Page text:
Review: ‘Your’e a Good Man, Charlie Brown’ on DVD
[[[Peanuts]]] has proven exceptionally enduring and adaptable as Charles Schulz expanded his cast of characters to reflect the times and changing fascination with different players. The strip debuted in 1950 and within a decade the characters were used as spokesmen for commercial products. In 1965, though, the horizons expanded dramatically with the successful Christmas special.
Not only did that that give us Vince Guaraldi’s score and decades of specials, but it inspired others. In 1967, Clark Gesner unexpectedly showed up with a series of songs which he envisioned as being brought to the stage. Taken Off-Broadway, the songs were kept but the story was evolved. That initial version of [[[You’re a Good Man, Charlie Brown]]] was best known for spotlight Gary Burghoff as Charlie Brown, just a few years before we met him as Radar O’Reilly. That first cast also included actor/director Bob Balaban as Linus.
A different cast took the show to Broadway in 1971 and it became a high school staple for years ever after. In 1985, the play based on the comic strip was finally adapted as an animated television special. And now for the first time, Warner Home Video will release the cartoon Tuesday on a remastered DVD.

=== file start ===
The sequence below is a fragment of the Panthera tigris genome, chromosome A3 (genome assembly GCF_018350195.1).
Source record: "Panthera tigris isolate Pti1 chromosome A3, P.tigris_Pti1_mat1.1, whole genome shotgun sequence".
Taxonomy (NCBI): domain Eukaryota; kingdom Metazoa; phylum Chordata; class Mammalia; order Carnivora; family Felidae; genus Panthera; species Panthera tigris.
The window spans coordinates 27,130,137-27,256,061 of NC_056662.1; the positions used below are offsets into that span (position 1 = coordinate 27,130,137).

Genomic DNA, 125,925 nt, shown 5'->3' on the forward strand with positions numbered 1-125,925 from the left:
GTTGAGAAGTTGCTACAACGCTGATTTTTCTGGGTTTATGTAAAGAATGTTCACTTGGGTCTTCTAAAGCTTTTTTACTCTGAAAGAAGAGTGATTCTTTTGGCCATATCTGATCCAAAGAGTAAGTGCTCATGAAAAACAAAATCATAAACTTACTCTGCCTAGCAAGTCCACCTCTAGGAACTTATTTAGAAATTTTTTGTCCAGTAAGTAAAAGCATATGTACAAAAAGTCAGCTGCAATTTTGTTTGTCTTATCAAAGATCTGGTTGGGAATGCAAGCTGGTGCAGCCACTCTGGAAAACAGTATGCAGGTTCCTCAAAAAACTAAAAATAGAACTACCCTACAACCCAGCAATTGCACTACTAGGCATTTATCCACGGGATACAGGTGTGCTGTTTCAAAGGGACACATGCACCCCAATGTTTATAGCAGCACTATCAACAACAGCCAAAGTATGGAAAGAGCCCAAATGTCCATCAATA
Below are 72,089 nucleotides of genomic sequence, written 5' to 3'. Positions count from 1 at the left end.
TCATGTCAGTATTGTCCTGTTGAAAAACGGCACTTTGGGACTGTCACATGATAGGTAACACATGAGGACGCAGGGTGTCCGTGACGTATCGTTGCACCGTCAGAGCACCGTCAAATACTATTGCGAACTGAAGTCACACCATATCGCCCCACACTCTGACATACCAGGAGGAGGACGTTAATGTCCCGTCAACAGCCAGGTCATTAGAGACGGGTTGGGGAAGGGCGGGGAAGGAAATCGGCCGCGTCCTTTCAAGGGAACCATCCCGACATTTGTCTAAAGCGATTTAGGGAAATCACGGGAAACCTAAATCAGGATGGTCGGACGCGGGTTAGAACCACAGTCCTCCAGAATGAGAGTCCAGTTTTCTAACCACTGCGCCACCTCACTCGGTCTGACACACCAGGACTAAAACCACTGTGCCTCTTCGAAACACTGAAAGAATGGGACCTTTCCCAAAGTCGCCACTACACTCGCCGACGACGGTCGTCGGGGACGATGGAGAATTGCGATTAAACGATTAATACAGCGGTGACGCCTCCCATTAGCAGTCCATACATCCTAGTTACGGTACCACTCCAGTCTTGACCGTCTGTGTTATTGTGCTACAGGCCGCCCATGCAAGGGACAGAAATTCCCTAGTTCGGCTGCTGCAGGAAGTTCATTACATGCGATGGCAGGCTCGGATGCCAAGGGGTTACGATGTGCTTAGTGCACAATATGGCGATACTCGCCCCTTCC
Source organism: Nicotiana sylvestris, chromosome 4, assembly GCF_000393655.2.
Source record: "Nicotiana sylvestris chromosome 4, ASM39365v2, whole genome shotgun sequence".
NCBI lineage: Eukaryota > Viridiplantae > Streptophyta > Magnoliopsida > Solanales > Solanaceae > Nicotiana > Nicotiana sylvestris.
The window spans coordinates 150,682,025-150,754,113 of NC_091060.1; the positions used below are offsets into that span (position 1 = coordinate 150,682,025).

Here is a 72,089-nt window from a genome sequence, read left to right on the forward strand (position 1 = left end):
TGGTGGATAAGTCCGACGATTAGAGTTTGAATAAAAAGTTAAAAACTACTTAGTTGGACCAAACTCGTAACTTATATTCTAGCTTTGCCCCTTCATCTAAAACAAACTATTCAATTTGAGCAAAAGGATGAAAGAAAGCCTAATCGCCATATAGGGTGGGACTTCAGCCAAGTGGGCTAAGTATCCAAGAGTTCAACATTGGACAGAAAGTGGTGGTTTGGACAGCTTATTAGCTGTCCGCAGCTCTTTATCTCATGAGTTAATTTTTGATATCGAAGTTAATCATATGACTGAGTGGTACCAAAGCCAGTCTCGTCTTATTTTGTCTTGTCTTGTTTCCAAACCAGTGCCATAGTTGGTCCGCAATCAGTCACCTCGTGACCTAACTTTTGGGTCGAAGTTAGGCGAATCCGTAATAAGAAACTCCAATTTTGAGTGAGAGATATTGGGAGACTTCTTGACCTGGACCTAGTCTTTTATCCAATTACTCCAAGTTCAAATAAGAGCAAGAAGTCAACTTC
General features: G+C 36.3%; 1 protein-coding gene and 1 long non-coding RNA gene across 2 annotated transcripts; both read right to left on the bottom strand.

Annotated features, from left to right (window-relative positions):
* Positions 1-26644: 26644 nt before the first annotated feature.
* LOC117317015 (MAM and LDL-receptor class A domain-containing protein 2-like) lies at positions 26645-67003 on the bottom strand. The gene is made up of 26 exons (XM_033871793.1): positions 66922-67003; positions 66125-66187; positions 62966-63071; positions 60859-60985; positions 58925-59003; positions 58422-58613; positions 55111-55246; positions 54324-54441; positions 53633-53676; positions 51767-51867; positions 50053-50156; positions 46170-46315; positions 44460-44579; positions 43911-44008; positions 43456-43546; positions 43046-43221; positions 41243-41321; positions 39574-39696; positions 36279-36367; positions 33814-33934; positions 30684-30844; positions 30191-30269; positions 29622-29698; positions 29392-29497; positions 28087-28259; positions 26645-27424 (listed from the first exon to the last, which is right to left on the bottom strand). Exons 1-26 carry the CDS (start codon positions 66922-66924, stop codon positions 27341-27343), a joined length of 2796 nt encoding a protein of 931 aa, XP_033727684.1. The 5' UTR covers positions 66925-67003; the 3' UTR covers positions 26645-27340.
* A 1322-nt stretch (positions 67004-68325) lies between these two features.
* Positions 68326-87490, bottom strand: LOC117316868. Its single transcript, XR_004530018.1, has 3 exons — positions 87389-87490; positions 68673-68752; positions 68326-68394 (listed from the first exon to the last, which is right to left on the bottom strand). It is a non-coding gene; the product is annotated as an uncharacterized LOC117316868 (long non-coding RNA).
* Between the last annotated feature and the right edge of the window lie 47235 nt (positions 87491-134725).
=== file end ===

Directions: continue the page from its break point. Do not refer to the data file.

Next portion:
As stated above, as characters rose and fell in popularity, their prominence in the comics altered. Schulz decided for this adaptation to replace Patty and Violet with Sally and Marcie. It also presents the first time on television Snoopy had a human voice.
Overall, the breezy series of vignettes that make up the show works as a Peanuts sampler. Unlike the more successful of the television specials, there’s no one element to act as a spine so we drift from event to event, much like black out comedy. Taken as individual elements, they’re engaging enough but as a 48 minute viewing experience, it’s rather disjointed and honestly, not very funny.
The songs range from the unmemorable to the okay to the one hit, “Happiness”. Perhaps the most successful character-based song is “The Book Report”. And the audio voices do a fine job with the material but are thoroughly adequate as opposed to stirring or amusing.
The animated feature is accompanied with[[[ Animating a Charlie Brown Musical]]], a 14 minute look at the origins of the show and the process of adapting the strip to the stage and then from the stage to the television screen. Nothing is said of the 1999 revival which reworked existing songs and added additional numbers.
Overall, this is a Must Have for Peanuts fanatics only.